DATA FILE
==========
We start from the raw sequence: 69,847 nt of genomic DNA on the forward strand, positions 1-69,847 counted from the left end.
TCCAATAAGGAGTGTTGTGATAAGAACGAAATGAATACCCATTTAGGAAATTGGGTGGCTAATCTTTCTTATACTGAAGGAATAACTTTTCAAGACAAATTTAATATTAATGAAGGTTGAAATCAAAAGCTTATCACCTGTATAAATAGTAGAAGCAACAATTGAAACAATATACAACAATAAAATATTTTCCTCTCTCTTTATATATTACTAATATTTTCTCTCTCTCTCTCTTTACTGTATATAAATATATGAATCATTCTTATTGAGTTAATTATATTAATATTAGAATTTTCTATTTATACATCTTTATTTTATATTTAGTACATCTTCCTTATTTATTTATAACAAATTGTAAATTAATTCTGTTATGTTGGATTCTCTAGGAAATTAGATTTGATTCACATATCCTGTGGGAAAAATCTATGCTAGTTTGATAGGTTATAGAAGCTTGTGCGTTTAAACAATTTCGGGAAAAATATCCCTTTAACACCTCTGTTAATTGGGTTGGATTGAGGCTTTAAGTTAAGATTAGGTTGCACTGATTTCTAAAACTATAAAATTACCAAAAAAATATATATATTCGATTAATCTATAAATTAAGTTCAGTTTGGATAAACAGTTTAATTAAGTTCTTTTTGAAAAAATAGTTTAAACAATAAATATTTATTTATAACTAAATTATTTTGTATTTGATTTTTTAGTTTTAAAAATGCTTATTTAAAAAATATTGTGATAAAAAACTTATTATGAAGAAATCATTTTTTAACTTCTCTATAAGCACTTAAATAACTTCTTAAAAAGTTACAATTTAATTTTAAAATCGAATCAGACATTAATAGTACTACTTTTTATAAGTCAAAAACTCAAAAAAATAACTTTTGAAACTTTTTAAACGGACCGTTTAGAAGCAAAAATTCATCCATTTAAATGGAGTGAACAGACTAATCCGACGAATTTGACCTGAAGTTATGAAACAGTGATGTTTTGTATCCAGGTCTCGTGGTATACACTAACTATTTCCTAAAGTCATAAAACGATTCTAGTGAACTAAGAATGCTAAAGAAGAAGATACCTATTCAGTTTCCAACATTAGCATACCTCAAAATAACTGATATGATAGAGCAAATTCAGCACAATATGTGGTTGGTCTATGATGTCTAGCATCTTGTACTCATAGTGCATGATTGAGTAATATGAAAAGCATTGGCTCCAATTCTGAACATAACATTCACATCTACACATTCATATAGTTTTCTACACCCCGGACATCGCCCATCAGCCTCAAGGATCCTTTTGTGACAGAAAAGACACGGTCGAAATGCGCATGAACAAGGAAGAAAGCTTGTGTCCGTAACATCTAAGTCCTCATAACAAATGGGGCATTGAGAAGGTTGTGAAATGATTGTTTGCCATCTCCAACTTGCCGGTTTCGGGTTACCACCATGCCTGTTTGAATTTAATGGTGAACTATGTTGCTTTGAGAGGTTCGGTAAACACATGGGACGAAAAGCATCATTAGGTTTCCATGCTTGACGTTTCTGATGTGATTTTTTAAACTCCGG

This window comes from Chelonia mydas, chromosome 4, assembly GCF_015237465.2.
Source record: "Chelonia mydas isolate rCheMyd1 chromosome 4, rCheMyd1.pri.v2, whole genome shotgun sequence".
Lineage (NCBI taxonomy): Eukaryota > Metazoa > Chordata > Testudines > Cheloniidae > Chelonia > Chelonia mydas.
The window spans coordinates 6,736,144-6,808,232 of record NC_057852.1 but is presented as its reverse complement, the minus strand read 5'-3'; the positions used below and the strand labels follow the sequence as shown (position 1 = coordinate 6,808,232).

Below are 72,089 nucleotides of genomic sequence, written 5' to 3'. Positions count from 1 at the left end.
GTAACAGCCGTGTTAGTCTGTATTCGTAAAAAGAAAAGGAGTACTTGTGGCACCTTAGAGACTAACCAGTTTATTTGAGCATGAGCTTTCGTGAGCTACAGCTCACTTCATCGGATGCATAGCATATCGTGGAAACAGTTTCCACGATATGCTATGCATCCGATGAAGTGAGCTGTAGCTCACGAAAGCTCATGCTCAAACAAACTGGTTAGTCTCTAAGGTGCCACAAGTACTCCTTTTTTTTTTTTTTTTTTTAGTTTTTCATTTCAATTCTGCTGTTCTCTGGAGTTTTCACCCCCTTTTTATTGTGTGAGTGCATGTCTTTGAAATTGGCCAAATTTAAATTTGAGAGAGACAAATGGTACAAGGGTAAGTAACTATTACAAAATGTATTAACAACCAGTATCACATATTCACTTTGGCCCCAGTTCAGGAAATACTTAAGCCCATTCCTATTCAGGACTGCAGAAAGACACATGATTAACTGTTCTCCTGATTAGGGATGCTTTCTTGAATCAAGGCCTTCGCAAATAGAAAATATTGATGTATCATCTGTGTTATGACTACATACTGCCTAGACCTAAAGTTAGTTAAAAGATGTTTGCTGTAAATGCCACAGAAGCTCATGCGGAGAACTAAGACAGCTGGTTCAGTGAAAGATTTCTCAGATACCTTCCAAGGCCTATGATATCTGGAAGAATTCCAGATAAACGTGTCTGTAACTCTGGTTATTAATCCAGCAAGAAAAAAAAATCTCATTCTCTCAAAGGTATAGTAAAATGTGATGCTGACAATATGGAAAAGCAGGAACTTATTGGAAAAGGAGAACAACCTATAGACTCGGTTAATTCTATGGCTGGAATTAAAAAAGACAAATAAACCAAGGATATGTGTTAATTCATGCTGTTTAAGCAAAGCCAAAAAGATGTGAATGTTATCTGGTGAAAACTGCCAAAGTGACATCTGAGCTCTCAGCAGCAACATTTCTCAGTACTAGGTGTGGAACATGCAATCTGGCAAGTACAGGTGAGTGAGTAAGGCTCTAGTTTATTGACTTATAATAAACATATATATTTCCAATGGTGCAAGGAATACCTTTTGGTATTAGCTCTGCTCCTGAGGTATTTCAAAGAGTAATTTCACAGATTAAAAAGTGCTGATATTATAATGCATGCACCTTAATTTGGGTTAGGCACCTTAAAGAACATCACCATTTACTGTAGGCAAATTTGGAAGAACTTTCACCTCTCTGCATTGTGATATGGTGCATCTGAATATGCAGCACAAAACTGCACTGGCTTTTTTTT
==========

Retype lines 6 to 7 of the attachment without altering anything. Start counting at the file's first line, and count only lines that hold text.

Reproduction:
The window spans coordinates 6,736,144-6,808,232 of record NC_057852.1 but is presented as its reverse complement, the minus strand read 5'-3'; the positions used below and the strand labels follow the sequence as shown (position 1 = coordinate 6,808,232).

Below are 72,089 nucleotides of genomic sequence, written 5' to 3'. Positions count from 1 at the left end.